AI should empower the human customer service agents and not come off as a job threat. AI has a tremendous power to search through databases in a fraction of a second and offer contextual help to customer service agents based on the question at hand. The agents can then curate the ’suggested responses’ to fit the interaction. This workflow not only makes agents more productive, but also improves first call resolution (FCR).

  3. Humans helping AI in the moment

    : There are a few different ways that humans can help AI. For one, AI applications can blend AI and humans in real time, like in our Intelligent Virtual Assistants (IVA), to offer multiple resources of recognition and understanding for complex utterances and intents. We have patented this unique behavior as Adaptive UnderstandingTM. The humans behind the scene, also called Intent Analysts, never communicate with the customers and only get triggered when AI has a low confidence score. This real-time engagement happens in the blink of an eye, and is unseen by end customers. Thus, humans help AI deliver better results without the transaction being completely transferred over to an agent.

  4. Humans helping AI after the fact:

    And last but not least, humans can annotate, tag, and label data to train and power AI algorithms. The relevancy and sophistication of any AI system heavily relies on the quality of the data provided to it. Data labeling and annotation processes comb through structured and unstructured datasets and mark them to highlight types, similarities, and differences. When such annotated and labeled datasets are fed to AI systems, it’s easier for the algorithms to correctly identify the data and learn from it. As a human race, we are generating more data every second than ever before. These human labelers are helping us utilize this data to power the AI systems.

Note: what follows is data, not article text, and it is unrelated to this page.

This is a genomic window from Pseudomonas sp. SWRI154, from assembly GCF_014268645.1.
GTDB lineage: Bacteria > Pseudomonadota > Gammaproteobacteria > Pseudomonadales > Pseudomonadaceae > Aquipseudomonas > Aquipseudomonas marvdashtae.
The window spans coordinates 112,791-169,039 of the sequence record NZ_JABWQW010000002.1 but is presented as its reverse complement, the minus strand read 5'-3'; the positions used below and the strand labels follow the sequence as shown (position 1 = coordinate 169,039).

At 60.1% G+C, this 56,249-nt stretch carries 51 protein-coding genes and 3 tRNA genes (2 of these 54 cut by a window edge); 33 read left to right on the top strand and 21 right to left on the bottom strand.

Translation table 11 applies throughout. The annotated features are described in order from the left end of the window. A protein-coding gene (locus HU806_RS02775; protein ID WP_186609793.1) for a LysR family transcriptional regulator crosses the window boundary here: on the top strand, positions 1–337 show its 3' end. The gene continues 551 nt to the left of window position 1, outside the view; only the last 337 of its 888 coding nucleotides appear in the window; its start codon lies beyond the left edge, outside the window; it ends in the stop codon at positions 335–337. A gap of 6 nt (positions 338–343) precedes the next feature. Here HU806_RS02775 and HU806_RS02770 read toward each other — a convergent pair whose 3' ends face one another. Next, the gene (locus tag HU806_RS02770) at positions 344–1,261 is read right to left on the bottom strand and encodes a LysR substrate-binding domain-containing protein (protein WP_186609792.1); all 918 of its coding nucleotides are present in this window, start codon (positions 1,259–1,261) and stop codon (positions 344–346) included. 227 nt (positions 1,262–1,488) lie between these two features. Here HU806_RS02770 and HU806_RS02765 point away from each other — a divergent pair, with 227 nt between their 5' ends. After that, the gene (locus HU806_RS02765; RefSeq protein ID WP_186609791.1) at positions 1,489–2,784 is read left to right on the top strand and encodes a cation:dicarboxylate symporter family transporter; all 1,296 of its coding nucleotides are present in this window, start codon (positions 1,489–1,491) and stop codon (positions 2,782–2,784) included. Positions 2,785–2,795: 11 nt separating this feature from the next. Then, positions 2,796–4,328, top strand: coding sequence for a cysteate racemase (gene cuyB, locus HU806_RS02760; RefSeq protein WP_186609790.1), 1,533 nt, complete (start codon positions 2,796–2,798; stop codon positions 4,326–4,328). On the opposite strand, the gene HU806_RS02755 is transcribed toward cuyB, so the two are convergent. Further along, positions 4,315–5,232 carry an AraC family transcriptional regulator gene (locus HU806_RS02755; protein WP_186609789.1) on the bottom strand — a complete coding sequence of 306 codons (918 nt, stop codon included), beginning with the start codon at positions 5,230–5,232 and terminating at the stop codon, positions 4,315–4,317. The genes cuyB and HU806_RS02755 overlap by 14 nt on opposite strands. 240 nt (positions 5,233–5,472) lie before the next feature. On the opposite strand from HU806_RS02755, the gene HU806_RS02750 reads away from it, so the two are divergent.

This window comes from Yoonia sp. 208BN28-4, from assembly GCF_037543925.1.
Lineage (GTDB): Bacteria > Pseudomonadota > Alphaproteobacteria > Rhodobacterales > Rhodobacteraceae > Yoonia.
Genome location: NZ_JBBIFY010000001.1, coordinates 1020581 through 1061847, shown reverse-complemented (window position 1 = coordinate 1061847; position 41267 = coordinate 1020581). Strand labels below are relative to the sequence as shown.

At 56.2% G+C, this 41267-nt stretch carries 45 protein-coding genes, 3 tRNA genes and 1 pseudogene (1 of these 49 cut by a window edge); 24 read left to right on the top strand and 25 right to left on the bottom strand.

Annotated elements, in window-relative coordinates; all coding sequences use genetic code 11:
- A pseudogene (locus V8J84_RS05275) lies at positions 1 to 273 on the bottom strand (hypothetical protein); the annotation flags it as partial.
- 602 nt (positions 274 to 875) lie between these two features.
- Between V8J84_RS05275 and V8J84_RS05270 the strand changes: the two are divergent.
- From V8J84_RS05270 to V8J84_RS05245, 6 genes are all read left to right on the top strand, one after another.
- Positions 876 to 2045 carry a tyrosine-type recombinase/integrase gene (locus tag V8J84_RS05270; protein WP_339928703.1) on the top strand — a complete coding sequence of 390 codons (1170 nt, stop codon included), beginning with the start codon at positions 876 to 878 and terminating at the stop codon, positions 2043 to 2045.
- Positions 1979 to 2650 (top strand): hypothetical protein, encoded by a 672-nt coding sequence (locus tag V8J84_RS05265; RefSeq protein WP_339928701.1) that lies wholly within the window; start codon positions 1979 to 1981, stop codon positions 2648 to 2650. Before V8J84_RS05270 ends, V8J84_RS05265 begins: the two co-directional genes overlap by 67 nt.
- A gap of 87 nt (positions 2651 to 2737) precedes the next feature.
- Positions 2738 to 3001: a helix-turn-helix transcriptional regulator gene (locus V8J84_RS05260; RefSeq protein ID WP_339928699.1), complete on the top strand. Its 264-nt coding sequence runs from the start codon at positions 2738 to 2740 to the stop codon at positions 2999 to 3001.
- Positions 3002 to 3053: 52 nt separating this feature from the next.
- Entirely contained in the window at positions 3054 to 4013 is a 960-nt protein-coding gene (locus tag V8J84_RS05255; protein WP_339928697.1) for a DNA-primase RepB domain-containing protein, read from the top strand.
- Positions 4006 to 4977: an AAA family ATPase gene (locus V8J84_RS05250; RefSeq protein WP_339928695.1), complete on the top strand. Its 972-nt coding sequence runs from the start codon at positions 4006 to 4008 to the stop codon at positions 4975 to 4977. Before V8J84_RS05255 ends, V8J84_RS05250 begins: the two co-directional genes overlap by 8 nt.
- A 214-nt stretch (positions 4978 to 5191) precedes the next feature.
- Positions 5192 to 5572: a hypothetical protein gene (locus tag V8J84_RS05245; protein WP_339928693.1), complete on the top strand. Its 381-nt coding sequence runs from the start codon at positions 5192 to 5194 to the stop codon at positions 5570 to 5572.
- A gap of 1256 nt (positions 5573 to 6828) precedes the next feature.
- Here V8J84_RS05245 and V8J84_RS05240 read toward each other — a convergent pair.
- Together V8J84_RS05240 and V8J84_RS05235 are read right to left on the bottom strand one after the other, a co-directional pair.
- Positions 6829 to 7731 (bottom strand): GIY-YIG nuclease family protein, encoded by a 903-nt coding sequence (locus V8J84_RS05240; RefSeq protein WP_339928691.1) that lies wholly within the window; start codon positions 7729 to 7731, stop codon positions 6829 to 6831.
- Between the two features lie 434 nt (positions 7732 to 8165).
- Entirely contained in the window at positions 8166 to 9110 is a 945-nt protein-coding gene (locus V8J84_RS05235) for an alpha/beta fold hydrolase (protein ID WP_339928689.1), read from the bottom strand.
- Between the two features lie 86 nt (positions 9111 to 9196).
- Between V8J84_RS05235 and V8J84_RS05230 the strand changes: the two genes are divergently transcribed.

In conclusion, AI systems are extremely advanced but far from being perfect. Every time they impress us, humans seem to move the goal post. By using various techniques of blending artificial and human intelligence, we are using the best of both worlds and raising the bar of what is considered a “perfect” AI system.

Want to learn more? Let’s talk.